Inside Unmanned Systems

DEC 2017 - JAN 2018

Inside Unmanned Systems provides actionable business intelligence to decision-makers and influencers operating within the global UAS community. Features include analysis of key technologies, policy/regulatory developments and new product design.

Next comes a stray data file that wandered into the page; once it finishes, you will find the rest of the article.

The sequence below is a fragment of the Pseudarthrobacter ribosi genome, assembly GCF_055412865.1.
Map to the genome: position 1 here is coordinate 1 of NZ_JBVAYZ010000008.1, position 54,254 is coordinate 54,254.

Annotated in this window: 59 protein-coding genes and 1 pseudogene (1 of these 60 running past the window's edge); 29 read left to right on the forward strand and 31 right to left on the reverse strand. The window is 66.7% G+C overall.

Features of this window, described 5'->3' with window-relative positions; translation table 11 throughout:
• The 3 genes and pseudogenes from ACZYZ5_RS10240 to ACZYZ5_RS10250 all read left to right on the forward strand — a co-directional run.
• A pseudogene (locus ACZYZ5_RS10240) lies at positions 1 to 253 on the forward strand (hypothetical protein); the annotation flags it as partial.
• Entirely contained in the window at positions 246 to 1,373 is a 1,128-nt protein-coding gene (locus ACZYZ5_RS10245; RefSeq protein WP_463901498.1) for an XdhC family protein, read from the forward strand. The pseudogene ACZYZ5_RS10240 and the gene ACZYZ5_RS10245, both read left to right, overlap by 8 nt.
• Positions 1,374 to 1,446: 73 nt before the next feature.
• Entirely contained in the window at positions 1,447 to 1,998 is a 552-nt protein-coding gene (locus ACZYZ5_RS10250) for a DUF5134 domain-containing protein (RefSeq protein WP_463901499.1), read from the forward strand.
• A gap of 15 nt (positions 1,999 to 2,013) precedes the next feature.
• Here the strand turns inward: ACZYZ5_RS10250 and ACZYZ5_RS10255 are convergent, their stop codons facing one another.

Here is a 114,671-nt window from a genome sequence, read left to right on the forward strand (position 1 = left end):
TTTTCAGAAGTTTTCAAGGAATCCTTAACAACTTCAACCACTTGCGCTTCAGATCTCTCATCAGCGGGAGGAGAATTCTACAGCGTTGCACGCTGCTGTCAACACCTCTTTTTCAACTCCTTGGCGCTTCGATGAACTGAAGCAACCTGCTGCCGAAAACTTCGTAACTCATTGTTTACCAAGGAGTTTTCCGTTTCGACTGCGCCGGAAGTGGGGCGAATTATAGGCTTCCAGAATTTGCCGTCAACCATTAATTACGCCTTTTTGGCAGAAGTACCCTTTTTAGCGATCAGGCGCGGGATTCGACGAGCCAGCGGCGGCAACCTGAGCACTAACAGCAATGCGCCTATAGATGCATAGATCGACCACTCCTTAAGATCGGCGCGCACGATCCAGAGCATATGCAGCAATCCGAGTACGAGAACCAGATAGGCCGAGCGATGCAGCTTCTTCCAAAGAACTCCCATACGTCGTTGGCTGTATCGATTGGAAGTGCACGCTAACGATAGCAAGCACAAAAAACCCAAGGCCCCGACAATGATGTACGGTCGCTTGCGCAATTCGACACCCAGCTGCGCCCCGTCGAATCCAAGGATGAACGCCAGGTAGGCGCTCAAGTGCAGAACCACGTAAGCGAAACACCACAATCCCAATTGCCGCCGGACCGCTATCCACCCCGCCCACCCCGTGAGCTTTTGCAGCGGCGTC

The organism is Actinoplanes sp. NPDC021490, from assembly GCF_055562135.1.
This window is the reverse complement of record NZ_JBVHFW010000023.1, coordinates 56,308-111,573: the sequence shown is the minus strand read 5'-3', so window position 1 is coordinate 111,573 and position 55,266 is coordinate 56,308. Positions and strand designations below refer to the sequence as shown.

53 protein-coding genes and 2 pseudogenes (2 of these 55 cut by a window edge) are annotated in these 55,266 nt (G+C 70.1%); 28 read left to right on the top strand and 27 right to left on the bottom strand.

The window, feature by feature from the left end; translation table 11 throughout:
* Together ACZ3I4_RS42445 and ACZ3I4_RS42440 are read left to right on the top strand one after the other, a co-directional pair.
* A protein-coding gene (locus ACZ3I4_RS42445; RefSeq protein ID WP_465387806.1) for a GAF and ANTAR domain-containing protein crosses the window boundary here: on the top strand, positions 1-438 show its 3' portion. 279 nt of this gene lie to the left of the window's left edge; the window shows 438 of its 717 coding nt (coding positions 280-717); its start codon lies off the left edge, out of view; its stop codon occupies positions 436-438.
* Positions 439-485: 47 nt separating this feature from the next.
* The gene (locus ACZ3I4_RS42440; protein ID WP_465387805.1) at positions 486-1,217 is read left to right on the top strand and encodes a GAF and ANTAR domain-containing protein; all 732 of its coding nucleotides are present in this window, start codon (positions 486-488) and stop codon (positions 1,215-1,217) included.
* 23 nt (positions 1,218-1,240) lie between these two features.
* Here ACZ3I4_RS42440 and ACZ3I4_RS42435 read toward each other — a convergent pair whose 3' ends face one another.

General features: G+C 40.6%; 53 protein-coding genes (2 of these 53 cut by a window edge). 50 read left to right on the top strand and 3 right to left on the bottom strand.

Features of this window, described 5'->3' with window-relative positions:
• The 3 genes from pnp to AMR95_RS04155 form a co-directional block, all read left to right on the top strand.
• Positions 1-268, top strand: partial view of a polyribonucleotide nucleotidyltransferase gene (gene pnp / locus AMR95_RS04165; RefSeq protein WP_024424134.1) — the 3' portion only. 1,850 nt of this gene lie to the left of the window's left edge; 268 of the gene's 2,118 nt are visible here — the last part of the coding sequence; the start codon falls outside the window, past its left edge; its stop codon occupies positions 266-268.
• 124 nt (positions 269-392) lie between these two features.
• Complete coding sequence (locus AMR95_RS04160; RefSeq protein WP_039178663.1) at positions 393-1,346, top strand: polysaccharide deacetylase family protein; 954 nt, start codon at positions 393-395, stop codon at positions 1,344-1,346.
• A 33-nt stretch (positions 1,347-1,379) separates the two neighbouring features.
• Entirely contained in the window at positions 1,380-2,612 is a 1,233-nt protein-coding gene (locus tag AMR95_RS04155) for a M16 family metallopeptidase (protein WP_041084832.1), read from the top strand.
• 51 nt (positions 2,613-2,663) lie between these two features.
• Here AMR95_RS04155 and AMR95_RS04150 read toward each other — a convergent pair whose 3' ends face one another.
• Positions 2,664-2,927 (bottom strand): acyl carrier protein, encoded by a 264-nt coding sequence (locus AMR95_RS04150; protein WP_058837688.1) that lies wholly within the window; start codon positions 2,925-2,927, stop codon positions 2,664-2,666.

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AIR INNOVATIONS 58 unmanned systems inside   December 2017/January 2018 age is a big problem and inventory accuracy has significant ramifications for product veloc- ity. If I don't know where something is, I can't pick it and ship it. I have to hunt around and that's wasted time. And often companies have more inventory than they need. If they knew exactly where everything was in their supply chain it would save hundreds of millions, if not billons, of dollars in inventory carrying costs." While ground robots work great inside stores, Yearling said drones are much more effective in warehouses. Ceilings in warehouses can reach more than 30 feet high—well beyond a ground robot's line of site. In some cases, employees don't bother to check inventory that's stored where it can't be easily reached, leading to inaccurate in- ventory records. Some might use binoculars to try to track items while others employ expensive equipment that requires strapping someone into a lift so they can get to the products—which can be dangerous in a busy warehouse. A drone, on the other hand, can quickly fly by, complete the scan and move on to the next item. Incorporating this technology makes the most sense for large warehouses that are 100,000 square feet or more. PINC is work- ing with big-name companies from a variety of verticals, not just retail, with warehouses that fit that description, but Yearling can't go into details just yet. The Hardis Group, a France-based company that manufactures the Eyesee inventory drone, is also starting to deploy its system in large ware- houses. They're still in the beta testing phase but have developed a fully automatic indoor UAS designed to simplify, secure and accelerate in- ventory stock checks. Hardis plans to launch a commercial and industrial version of the UAS in 2018, Business Developer Adeline Liapis said. The drone features an anti-collision system and a 360-degree detector for approaching ob- jects, so it can safely f ly through warehouses, Liapis said. It has a self-contained lighting sys- tem that allows it to operate in the dark, and the ability to land automatically if one of the sensors fail. For f light control, the firm's Eyesee drone is equipped with a Wi-Fi router that provides commands to execute the f light plan. It also features an on-board camera and indoor geolo- cation technology that allows it to move using a predetermined flight plan and to capture data from the pallets. If a pallet has several labels, it can identify the one needed for inventory con- trol. The drone then associates the captured im- age with its position and automatically trans- lates its 3-D position into a storage location. It also can detect when an item is missing. The real-time video feedback and HD pho- to transmission, made possible through an Android app that runs on a tablet, allows the operator to follow the mission in real time, said Stéphane Cadenet, who developed the drone. All the information it collects is sent to the warehouse management system (WMS). The system is compatible with every WMS and enterprise resources planning (ERP) solution. Eyesee is easy to implement into a warehouse, OTHER USES FOR ROBOTS IN RETAIL Many retailers are using robots to help with loss prevention and for security inside their stores, Tom Litchford of The National Retail Federation said. "They can detect analomies in the store, such as a broken wine bottle on the floor. They recognize the spillage and can call for service," he said. "They also can detect analomies around the security side, preventing shrinkage when they see a customer who is wanting to potentially steal something." Photo courtesy of PINC Solutions. PINC's drone also helps manage inventory in large outdoor locations.

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